No definitive word yet on the timing or content of a speech President Bush is expected to deliver this week on the Middle East, but a source who has seen the draft told Fox News on Monday that it is similar in length to an April 4 Rose Garden speech in which the president laid out conditions each side must meet before peace is possible.

Privately, sources say the president will likely avoid mention of Jerusalem's future, the most sensitive issue to Jews and Muslims. Bush has also said in the past that a Palestinian state is dependent on democratic reforms in the Palestinian Authority led by Yasser Arafat.

Publicly, however, administration officials are keeping a tight lid on the president's expected four-and-a-half page speech.

"The president has continued to review what he's heard over the past few weeks. He's talking to his top advisers. And he'll decide how best to move forward. So I'm not going to get into any kind of handicapping of the various ideas that may or may not appear," said State Department spokesman Richard Boucher.

Meanwhile, the State Department criticized Israel for planning to build an electronic fence around the length of the West Bank akin to the Berlin Wall, which fell in 1989 after 37 years of separating East and West Germany.

Israeli supporters say the hope for the West Bank wall would be its ability to block out Palestinian bombers in the same way a heavily-guarded barrier separating the Gaza Strip does.

"To the extent that it is an attempt to establish a border, we would have to say that that really has to be done through direct talks" with Palestinian officials, Boucher said. "We do remind the Israelis that offering hope to Palestinians, offering them a decent life, an end to the barriers, is an important part of achieving security and peace."

The president's wife, Laura, chimed in with her own criticism of Israel's move. "I don't think that a fence will be some long-lasting sign of peace," she said.

"Right now, there's a huge barrier of hate and distrust between all the parties in the Middle East," Mrs. Bush said on American Urban Radio Networks. "I hope they can start to at least tear that barrier down."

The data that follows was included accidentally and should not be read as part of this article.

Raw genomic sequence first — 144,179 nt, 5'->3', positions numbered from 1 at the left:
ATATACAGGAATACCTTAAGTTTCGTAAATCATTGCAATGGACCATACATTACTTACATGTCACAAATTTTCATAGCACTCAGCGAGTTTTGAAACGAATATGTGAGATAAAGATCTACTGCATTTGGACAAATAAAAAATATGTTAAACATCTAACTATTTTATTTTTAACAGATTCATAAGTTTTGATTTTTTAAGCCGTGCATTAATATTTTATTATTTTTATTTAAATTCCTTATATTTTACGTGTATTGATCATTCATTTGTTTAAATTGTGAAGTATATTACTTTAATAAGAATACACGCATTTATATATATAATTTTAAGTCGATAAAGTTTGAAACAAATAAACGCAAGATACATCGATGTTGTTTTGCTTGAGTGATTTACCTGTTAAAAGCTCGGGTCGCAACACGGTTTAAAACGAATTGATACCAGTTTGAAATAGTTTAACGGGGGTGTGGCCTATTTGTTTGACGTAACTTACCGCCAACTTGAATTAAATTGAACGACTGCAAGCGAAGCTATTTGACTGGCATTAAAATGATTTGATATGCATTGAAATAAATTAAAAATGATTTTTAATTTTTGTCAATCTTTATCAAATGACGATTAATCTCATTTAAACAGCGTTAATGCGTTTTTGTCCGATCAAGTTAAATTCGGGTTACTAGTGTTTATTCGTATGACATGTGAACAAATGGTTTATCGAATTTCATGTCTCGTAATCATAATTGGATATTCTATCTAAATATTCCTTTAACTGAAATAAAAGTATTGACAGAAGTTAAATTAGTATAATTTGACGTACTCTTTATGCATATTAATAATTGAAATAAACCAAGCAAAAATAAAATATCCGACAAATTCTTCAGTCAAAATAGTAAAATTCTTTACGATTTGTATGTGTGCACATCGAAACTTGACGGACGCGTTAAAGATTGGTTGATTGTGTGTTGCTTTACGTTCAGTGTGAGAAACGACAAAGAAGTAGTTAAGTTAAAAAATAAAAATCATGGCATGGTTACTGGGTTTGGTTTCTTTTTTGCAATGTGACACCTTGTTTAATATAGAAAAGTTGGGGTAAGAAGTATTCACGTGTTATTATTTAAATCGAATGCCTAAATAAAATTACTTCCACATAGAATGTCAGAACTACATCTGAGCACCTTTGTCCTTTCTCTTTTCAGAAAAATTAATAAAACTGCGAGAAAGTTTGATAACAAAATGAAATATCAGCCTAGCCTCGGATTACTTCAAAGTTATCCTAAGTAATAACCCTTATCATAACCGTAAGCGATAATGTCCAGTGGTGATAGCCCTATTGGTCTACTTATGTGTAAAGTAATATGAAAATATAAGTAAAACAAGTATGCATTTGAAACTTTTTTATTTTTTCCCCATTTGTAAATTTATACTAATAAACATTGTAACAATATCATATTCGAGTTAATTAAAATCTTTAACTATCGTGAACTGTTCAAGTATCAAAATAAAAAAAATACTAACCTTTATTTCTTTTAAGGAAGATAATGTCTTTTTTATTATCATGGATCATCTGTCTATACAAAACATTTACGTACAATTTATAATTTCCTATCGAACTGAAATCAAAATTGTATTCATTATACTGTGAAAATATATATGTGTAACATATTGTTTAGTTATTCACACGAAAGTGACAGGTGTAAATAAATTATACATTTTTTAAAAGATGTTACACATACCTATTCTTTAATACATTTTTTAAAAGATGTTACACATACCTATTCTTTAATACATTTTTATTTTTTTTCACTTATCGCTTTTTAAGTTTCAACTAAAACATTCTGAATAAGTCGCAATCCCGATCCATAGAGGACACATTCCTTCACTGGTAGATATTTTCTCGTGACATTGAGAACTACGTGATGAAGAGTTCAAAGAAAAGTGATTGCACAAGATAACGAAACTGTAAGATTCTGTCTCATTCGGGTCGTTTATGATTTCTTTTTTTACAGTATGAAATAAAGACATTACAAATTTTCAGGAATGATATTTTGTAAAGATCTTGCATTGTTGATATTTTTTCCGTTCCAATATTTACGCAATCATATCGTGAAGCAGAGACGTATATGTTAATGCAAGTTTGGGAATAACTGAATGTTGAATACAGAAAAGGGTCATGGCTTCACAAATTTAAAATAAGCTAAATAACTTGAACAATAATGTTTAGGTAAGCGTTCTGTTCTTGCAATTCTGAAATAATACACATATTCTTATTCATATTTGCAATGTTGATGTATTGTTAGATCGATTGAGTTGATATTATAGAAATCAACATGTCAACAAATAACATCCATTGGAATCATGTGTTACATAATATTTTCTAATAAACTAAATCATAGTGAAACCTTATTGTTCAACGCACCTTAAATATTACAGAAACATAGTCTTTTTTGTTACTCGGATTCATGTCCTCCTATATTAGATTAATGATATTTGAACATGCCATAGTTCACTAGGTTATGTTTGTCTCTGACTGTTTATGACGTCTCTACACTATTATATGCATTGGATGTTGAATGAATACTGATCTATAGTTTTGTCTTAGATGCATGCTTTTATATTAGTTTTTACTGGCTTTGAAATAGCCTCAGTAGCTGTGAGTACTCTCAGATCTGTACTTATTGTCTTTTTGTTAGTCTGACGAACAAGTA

However, Ephraim Sneh, Israel's transportation minister and a retired general, said the fence would serve a defensive purpose.

"The purpose is to make the penetration of suicide bombers to Israel impossible," he said at the National Press Club. Suicide bombers now cross easily into Israeli towns and villages, he said. "It's about to put an end to it," he said.

The White House has said resolutely that Israel has a right to defend itself, but is trying to distance itself from the construction of the fence, aimed to separate physically the Palestinians and Israelis.

"All parties have to be aware of the consequences of their actions," said White House spokesman Scott McClellan.

Bush's deliberations, after a weekend at his ranch in Crawford, Texas, follow a series of meetings with Arab and Israeli leaders.

On Friday, Yasser Arafat's emissaries proposed more formal statehood that would start with the withdrawal of Israeli forces from all of the West Bank, Gaza and part of Jerusalem. The proposal submitted to Secretary of State Colin Powell demands construction of Jewish settlements be frozen, but sets no timeline for statehood. It also leaves room for negotiation on the discussion of returning Palestinian diaspora to the region.

Arafat, however, was not pleased with comments by National Security Adviser Condoleezza Rice to a San Jose newspaper in which she said the Palestinian Authority cannot be the basis of a future Palestinian state because it is "corrupt and cavorts with terror."

"She does not have the right to put or impose orders on us about what to do or what not to do. We are doing what we see as good for our people and we do not accept any orders from anyone," Arafat said.

Israeli Prime Minister Ariel Sharon has declared statehood "premature", an oft-repeated remark by Israeli officials.

"Right now, when terrorism persists against the state of Israel, even the very discussion of a Palestinian state, at this point, is really premature and likely to be misunderstood especially by the Palestinians themselves," Sharon adviser Dore Gold said.

But Bush, who is considering a timeline, has received support from Israeli Foreign Minister Shimon Peres.

On Monday, Bush again suspended building of a U.S. Embassy in Jerusalem. When he campaigned for president, he said he would move the embassy from Tel Aviv to Jerusalem, thereby acknowledging Israel's claim that the city is its capital.

Because statehood would be provisional, some Arab leaders have expressed skepticism about the idea, insisting that normal statehood should be forthcoming promptly.

Fox News' James Rosen and the Associated Press contributed to this report.